Are Black Women Dying to Redeem Black Men?
We’ve been trying to make partners of our oppressors for centuries. Black women, it’s not working.
When 28-year-old Brianna Tierra Johnson met 35-year-old Fresno native Victor Campbell Jr.; she probably thought he was an attractive, albeit troubled Black man. Over dating app Plenty of Fish, the pair exchanged stories and past lives, and despite Victor’s troubled past, the two decided to move their casual dialogue to more serious subject matter; a relationship. Victor, who had recently served time for family violence, had little to leverage, well, other than being a man. But Brianna had accomplished quite a bit at her young age.
Leaving family and home far behind to pursue a degree in criminal justice, Brianna graduated from Texas Southern University at the top of her class. Making Houston, TX her home away from home, Brianna would quickly begin a college administration career, simultaneously building a buzzing around her beauty and lifestyle blog, where Victor occasionally made an appearance. According to friends and family, Brianna had a lot of good going for her but felt something was missing: a man. And as loved ones gathered together on November 29th for a tearful memorial in her memory, they questioned if, perhaps, Brianna was wrong. We haven’t said Brianna’s name, and for the most part, we’ve stopped saying the others too.
Police brutality is a sensitive subject, but homicide at the hands of the men who profess to love and protect us has almost become our dirty little secret. Brianna’s murder makes her one of the thousands of Black women to lose their lives in pursuit of love in just the last two years. Not only is homicide the number one killer of Black women, but our rates are also twice as high as everyone else’s, and even higher when we’re pregnant. And when the data says we’re dealt these blows at the hands of our intimate partners, lovers and husbands, we’ve got to ask ourselves if we’re dying to redeem Black men?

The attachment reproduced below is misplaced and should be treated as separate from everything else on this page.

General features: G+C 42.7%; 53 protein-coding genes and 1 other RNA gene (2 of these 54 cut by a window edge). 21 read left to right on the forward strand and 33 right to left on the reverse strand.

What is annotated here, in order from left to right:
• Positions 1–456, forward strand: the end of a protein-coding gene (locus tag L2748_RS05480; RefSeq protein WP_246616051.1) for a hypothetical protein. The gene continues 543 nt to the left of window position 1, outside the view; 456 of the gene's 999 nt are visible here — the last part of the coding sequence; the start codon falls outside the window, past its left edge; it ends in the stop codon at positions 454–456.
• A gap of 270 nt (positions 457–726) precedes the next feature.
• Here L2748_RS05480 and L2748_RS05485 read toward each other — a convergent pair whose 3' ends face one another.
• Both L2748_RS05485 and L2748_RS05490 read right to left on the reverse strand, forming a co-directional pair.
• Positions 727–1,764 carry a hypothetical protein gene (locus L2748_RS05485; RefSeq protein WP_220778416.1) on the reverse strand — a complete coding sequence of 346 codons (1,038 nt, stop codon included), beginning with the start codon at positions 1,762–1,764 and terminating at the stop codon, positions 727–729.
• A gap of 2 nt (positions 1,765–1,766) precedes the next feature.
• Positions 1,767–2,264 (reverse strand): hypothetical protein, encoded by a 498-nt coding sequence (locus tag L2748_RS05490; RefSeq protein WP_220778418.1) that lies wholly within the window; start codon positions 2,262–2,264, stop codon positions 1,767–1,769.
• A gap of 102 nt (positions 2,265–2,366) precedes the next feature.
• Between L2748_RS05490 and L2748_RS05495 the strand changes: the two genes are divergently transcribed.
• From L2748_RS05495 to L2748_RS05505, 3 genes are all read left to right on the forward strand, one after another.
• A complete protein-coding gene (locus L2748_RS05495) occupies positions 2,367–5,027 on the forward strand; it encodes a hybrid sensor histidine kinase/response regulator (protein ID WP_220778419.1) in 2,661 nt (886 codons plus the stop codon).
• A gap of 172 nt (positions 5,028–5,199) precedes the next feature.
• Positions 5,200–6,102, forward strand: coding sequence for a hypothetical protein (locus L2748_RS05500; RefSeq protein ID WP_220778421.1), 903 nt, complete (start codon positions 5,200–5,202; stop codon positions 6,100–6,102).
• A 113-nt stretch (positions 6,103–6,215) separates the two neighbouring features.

1. Black Men Are Bullies
This may not go over well with most, but Black men are bullies. Stop. Take a breath. We move. Now, I mean that in the most literal sense of the word, and by definition, a bully is simply someone who makes a habit of harming, coercing, or intimidating those whom they perceive to be weak or vulnerable. Stop. Take another breath. Bullying is ongoing, deliberate, and intentional. Bullies know that they’re bullies, and they take pleasure in that perceived power. Bullies aren’t born; they’re built, made under the weight of a whirlwind of childhood trauma.